The Anglo-Saxon Chronicle states "In 915 she fortified two sites on the extreme border of her country - Chirbury on a tributary of the Severn, which commanded the easiest road from Shrewsbury into central Wales and Runcorn on the Mersey."
This old painting of the ferry across the Mersey from Runcorn to Widnes shows what is thought to be "Castle Rock" in the right, covered in trees (cf. description below). The importance of Runcorn as a crossing point by ferry of the river Mersey is apparent in the choice of site to guard this crossing point. As far as we know, Runcorn was a new site for a fort, but as all traces of the Saxon fort were destroyed during the construction of the railway bridge across the River Mersey, this cannot be proved. In his book on Old Runcorn, Bert Starkey tells us that in 1819, a Mr Mousdale described the site as covering an area of land about 40 metres by 30 metres on a rocky promontory, which jutted out into a deep channel in the River Mersey. The landward side was protected by a ditch six metres wide and cut through the rock. Behind the ditch there was a rampart which was about 2 metres high when Mr Mousdale made his observations.
The following extract is from "Visitor's Guide to Runcorn and its Vicinity" by the Rev.G.Fowler (Pub. 1834). In this extract he describes "Castle Rock" as it was at that time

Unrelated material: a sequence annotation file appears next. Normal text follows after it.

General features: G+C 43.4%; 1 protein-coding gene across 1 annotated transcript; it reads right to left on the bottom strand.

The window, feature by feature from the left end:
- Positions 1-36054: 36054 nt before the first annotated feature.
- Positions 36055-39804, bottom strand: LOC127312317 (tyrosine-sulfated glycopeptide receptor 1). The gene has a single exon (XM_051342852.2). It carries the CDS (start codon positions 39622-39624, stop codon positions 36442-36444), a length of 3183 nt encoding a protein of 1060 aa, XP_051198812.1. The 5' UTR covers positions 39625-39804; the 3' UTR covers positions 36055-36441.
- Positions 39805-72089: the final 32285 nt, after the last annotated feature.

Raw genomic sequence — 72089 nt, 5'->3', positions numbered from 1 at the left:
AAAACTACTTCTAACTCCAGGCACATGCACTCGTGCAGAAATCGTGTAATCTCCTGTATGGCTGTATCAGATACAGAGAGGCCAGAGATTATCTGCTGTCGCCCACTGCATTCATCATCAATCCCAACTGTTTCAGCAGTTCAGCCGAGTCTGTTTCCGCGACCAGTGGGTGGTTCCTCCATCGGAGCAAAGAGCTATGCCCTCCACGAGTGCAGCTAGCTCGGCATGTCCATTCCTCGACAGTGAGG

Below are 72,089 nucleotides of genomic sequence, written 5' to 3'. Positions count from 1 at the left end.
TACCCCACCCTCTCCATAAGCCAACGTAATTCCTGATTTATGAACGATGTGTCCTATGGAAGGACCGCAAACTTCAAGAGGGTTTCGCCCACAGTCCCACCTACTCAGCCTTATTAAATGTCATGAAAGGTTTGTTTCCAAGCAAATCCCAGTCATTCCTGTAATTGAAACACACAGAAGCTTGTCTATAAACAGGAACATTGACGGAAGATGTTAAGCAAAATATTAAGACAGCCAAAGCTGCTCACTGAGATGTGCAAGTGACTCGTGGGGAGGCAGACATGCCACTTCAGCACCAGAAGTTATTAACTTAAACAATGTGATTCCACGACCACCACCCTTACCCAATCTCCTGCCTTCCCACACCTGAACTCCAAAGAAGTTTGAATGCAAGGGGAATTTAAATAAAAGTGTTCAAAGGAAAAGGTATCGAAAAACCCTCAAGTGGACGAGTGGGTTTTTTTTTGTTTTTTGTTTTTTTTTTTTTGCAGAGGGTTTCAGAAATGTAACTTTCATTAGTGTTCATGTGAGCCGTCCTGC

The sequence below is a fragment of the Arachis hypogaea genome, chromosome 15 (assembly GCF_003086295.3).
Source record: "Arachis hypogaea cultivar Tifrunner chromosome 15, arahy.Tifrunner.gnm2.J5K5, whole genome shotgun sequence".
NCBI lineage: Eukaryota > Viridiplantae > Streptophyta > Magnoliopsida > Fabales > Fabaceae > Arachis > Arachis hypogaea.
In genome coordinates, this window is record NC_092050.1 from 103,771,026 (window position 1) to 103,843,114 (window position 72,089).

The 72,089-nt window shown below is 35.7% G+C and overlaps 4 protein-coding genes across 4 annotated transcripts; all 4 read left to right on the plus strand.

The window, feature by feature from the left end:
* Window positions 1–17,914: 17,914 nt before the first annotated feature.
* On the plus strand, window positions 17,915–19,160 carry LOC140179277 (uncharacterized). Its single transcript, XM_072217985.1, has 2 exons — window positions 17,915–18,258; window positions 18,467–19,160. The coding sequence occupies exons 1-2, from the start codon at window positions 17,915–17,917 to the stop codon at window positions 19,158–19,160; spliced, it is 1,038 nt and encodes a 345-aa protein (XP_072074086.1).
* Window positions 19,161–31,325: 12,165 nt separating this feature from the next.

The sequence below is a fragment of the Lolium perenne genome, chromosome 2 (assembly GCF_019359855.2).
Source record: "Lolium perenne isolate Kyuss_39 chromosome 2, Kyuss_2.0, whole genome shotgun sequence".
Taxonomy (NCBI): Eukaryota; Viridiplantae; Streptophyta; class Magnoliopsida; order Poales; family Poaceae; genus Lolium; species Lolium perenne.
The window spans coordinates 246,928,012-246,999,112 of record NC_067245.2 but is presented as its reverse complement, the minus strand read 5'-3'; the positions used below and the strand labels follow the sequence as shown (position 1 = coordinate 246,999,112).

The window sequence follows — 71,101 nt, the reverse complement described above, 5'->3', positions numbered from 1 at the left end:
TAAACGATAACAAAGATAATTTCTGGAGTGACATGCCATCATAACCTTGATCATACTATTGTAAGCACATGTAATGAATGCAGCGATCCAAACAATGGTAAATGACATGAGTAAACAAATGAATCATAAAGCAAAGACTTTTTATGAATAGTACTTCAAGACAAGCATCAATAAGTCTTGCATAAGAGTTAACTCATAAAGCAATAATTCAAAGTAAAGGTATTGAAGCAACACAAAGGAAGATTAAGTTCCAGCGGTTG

"The area D. E. is a piece of land, one hundred and forty-two feet long, at D. forty feet wide, and at E. seventy-two feet. At C. C. C. is a mound, on which are growing trees and brambles. This mound, in some places, may be six or seven feet high above the area, D. E., and from ten to sixteen feet broad. What may be under this mound has not been ascertained, no person ever having been known to have examined it. A. A. A. is a ditch, from twelve to sixteen feet wide, and might have been, originally, ten or twelve feet deep ; but is now filled up to the level at B. There is no appearance of a mound at D. Until late years,the rock, at this point, projected about eighteen feet further into the river. It was cut straight, and perpendicular, by the late Duke of Bridgewater, for the purpose of improving the river, which, at this place, is about three hundred yards wide at low water, and about four hundred at high water. This is the point, at which it was, some some years ago, in contemplation to build a bridge over the Mersey."
This bridge which he mentions was of a design by Thomas Telford. Although not built at Runcorn, it was built,in time, over the Menai Straits and links Anglesey with the Welsh mainland. Lucky Wales, but it does look much better there than it would have done at Runcorn! The present railway bridge at Runcorn was built some 50 years later.
This is the Runcorn railway bridge support which is supposedly built on the site of Ethelfleda's "castle" at Runcorn. There is said to be an old well, discovered during the building of this bridge, under the support. It can be seen how the Manchester Ship Canal erased any other traces of the site. The water in the foreground is the M.S.C., which is divided by a sea wall from the River Mersey (tidal) beyond. 2014 marked the 150yrs since the construction of this bridge was commenced.NOTE the arms of London above this pier of the bridge.The Widnes side of the bridge has the arms of Liverpool on it. (The green painted girders, top-left, are part of the Silver Jubilee Runcorn-Widnes road bridge.)